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The Big Lie of 1876
The story of a contested election.
With 2024 just around the corner, the Presidential race is heating up. We are coming off the most contested election since 1876, and polls have us heading for a rematch of Trump and Biden. Americans are rightfully concerned about the safety and integrity of our election system. Let’s look back to 1876 and see what we can learn.
In 1876, the wounds of the Civil War remained fresh. The presidential election was between Republican Rutherford B. Hayes and Democrat Samuel J. Tilden. A race that would test the nation's commitment to Reconstruction and challenge the very foundations of its electoral process.
The Southern states still rebuilding after their defeat in the war were chafed under the policies of Reconstruction, which were enforced by federal troops stationed throughout the region. These policies aimed to protect the rights of newly freed black citizens and ensure fair elections, but they also produced resentment among many white Southerners.
As the votes were tallied, Tilden secured a majority of the popular vote and appeared to be just one electoral vote shy of the presidency. However, the results in four states—Florida, Louisiana, South Carolina, and Oregon—were hotly disputed. Both parties claimed victory in these states, leading to an unprecedented situation where multiple sets of electoral votes were sent to Congress.
In the South, there were widespread reports of voter intimidation against black voters by white supremacist groups. Both sides alleged ballot stuffing, bribery, and other forms of voter fraud. The nation watched with bated breath, unsure of how the impasse would be resolved.
Congress established a bipartisan Electoral Commission to address the crisis, consisting of five senators, five representatives, and five Supreme Court justices, split among party lines of eight Republicans and seven Democrats. In a series of party-line votes, the commission awarded all the contested electoral votes to Hayes, giving him a narrow victory in the Electoral College.
Democrats complained they were cheated, leading to talks of a violent march on Washington. Behind the scenes, leaders from both parties negotiated a compromise to ensure a peaceful transition of power. Known as the Compromise of 1877, the agreement stipulated that Hayes would become president in exchange for the withdrawal of federal troops from the South, effectively ending Reconstruction.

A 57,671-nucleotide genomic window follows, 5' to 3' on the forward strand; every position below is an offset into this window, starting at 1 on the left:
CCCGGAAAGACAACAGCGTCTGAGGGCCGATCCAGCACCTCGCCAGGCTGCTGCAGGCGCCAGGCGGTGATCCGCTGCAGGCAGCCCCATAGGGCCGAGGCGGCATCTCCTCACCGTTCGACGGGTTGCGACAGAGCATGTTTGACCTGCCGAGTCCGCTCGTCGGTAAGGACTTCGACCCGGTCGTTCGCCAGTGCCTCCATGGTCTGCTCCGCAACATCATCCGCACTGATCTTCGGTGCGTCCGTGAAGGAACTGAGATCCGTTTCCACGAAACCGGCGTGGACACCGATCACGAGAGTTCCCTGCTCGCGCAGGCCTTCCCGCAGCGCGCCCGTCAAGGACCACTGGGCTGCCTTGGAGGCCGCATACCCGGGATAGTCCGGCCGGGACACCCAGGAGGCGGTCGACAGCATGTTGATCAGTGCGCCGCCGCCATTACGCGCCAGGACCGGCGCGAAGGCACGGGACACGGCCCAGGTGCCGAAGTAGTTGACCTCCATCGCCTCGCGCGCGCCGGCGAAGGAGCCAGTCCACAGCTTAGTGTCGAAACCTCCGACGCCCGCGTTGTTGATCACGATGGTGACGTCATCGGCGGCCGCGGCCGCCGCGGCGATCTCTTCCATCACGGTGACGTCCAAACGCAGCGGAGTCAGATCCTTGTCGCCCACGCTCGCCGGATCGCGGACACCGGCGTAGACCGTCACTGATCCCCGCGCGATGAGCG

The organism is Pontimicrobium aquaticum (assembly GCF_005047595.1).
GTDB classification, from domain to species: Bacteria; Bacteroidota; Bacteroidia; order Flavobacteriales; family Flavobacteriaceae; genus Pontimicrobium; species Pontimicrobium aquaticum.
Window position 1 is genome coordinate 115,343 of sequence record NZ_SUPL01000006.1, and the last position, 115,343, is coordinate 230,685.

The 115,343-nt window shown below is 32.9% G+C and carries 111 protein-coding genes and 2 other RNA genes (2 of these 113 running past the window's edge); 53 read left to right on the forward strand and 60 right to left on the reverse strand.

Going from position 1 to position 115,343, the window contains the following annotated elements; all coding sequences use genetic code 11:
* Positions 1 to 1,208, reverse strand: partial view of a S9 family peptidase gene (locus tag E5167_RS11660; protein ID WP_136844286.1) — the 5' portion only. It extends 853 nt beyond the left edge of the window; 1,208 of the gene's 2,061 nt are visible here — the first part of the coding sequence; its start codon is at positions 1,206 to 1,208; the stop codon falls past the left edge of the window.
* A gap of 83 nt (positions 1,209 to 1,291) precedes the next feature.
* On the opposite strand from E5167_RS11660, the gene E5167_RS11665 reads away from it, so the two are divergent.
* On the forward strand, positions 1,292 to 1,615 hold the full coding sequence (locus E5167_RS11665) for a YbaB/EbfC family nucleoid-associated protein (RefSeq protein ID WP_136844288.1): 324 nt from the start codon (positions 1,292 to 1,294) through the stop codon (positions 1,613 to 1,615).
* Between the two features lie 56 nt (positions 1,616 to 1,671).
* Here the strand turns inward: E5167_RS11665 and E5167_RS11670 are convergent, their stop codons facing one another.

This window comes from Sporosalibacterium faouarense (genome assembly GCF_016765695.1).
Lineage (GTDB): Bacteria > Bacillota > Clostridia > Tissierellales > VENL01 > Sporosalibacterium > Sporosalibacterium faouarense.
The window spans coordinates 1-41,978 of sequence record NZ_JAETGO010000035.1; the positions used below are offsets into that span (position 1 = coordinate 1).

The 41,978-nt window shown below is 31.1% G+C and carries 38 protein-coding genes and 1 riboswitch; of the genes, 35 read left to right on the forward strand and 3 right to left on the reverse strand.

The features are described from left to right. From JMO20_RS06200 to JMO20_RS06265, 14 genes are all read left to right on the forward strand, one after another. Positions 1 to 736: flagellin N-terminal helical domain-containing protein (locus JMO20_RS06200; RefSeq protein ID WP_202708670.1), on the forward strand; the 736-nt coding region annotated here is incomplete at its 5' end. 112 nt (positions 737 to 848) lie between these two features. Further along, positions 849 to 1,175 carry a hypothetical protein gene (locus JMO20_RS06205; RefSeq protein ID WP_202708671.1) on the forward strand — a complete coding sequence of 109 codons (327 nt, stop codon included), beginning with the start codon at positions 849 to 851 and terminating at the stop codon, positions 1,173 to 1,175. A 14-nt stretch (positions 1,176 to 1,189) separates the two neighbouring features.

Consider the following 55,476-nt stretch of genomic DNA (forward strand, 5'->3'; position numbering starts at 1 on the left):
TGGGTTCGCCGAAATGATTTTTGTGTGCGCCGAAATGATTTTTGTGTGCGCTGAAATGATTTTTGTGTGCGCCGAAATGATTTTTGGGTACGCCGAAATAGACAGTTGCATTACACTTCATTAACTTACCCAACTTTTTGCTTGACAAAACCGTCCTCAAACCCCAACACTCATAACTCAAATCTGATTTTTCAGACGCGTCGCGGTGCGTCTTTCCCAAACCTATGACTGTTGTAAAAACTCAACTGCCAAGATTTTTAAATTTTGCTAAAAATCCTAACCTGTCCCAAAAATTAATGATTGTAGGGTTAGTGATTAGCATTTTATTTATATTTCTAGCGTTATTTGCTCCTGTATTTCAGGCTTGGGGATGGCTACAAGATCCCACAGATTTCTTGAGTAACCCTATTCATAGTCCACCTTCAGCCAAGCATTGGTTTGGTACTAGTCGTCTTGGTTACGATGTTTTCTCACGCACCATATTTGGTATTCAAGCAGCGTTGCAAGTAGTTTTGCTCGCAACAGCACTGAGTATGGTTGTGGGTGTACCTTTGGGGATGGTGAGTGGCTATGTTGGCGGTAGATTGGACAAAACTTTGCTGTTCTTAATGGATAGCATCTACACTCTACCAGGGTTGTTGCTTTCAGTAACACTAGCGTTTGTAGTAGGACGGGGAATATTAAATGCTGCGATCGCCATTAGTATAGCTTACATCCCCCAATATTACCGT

During the Hayes administration, the Democratic majority in the House of Representatives formed the Potter Committee to investigate accusations of Republican election fraud. Speaker of the House Samuel J. Randell stacked power to one side, nominating seven Democrats and four Republicans. The committee was designed as a partisan weapon against the administration more than a serious effort to uncover wrongdoing.
However, in 1879, while the committee was winding down, the focus shifted to possible election fraud by the Tilden effort with the discovery of the cipher telegrams. This was communication between democratic operatives discussing paying off election boards. The central figure in this scandal was Samuel Tilden’s nephew, William Pelton.
Future Speaker of the House Thomas Brackett Reed, one of the four Republicans on the committee, used his prosecutorial experience when questioning Pelton. Pelton admitted to making unsuccessful efforts to purchase the support of electors. Reed tried to connect the fraud to Tilden but was unsuccessful. There was no hard evidence to tie him to the scheme, but Tilden did accept his embarrassing lack of awareness of what was going on around him.
The Potter Committee Report was buried and had little impact on the perception of who won the election of 1876. The voter fraud and intimidation that led to this disgraceful chapter in our Republic went ignored, and the nation moved on to the next problem. The Republicans remained in power, but the Democrats were successful at ending Reconstruction.
Did election fraud occur in 1876? Absolutely. One side leaned on force and intimidation, and one side leaned on majority power, but no one was innocent. What happened in 2020? Americans lost their innocence, but it wasn’t the first time and probably won’t be the last.
So, as Americans look forward to casting their ballot in 2024, they are still scarred from 2020 and looking for answers. Remember, history is often forgotten, leadership is difficult, and compromise is the friend of peace.
Jeff Mayhugh is the co-founder of the Madisonian Republicans and a former Congressional Candidate for VA10. @Jmayhugh28
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